Most evolutionists look to crossopterygian fish for the ancestors of tetrapods—even though unlike many living fish, none of these fish are known to be capable of either walking or breathing out of water.
These fish have fleshy pectoral fins containing bony elements (considered similar to tetrapod legs). These similarities have prompted evolutionists to confidently declare that crossopterygians evolved into tetrapods.
According to evolutionists, the crossopterygians flourished about 380 million years ago and all were once believed to have become extinct about 80 million years ago. However, in 1938 a fishing trawler netted a fish in the Indian Ocean off the coast of Madagascar that was identified as a crossopterygian fish, previously known only from the fossil record as the coelacanth. Since then, dozens of living coelacanths have been discovered.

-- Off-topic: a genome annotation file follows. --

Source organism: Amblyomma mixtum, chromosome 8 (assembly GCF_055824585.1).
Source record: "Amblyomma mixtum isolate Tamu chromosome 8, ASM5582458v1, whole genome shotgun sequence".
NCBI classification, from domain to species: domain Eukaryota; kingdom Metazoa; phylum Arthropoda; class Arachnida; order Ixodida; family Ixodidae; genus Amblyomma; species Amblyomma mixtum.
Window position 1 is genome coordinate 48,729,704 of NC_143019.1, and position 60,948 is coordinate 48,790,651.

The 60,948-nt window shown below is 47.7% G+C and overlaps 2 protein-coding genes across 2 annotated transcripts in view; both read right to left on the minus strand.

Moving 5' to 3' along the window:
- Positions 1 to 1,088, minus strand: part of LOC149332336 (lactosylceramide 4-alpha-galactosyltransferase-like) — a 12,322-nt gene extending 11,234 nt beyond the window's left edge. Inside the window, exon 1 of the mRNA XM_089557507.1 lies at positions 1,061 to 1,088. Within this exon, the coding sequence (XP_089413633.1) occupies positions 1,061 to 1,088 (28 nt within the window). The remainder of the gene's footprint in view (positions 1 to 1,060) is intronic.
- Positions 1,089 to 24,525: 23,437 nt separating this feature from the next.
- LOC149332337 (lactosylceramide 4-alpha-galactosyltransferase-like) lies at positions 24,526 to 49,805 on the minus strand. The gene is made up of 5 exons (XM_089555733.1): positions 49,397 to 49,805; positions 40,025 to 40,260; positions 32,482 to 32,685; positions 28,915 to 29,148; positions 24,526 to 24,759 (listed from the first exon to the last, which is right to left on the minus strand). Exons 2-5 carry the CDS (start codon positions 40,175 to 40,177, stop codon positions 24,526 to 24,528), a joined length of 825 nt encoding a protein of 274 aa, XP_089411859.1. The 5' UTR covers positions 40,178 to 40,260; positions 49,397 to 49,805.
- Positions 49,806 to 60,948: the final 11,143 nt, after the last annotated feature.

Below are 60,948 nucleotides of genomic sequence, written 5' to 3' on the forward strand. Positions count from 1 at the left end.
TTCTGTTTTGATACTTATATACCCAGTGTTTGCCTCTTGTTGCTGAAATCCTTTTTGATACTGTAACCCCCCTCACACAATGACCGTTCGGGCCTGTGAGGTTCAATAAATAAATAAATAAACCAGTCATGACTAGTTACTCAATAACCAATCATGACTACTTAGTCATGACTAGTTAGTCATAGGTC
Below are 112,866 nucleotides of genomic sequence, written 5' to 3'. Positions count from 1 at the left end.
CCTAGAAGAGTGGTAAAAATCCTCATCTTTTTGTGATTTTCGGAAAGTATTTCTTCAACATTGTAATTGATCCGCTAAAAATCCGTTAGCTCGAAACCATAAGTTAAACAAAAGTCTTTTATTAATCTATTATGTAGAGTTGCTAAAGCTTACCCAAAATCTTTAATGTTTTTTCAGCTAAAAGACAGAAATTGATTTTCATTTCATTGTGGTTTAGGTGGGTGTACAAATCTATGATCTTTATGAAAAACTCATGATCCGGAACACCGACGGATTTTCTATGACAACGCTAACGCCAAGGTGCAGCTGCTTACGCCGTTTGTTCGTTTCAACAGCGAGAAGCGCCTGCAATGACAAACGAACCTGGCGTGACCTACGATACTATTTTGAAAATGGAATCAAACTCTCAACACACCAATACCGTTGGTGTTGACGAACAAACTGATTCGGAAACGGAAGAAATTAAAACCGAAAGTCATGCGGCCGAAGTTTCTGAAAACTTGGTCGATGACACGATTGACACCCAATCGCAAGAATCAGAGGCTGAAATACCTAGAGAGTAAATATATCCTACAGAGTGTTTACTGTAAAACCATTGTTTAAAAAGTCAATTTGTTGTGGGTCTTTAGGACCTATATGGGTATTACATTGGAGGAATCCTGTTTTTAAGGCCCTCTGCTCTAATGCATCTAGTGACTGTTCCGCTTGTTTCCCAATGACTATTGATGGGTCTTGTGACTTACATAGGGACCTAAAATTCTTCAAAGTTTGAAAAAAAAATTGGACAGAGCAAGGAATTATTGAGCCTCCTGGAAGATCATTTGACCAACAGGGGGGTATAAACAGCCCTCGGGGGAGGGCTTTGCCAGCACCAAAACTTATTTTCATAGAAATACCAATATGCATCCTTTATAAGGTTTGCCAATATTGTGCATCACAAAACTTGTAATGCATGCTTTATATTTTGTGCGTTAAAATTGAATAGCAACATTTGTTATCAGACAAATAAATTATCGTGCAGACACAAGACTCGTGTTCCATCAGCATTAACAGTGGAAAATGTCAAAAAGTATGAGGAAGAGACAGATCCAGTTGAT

This came as a huge shock to evolutionists who assumed that the reason the coelacanth disappeared from the fossil record was because they evolved into land-dwelling tetrapods; yet, here they were very much alive—and swimming!
At the very least, evolutionists expected to observe some hint of walking behavior in the coelacanth, but nothing of the kind has ever been observed. Coelacanths have been observed swimming backward, upside–down, and even standing on their head but they have never been observed to walk on land or in the sea.
Since living lobe-fin fish have not met expectations, evolutionists have turned to other fossilized lobe-fins for the ancestors of tetrapods. Until recently, the most popular crossopterygian candidates for ancestors of tetrapods were Eusthenopteron and Panderichthys. Both of these fish, like the Coelacanth, have fleshy pectoral fins with bones. But according to Daeschler, Shubin, and Jenkins (Nature 440(7085): 757–763, April 2006)—the discoverers of Tiktaalik—these fish possess relatively few evolutionarily important similarities to tetrapods and that until now, “our understanding of major transformations at the fish–tetrapod transition has remained limited.”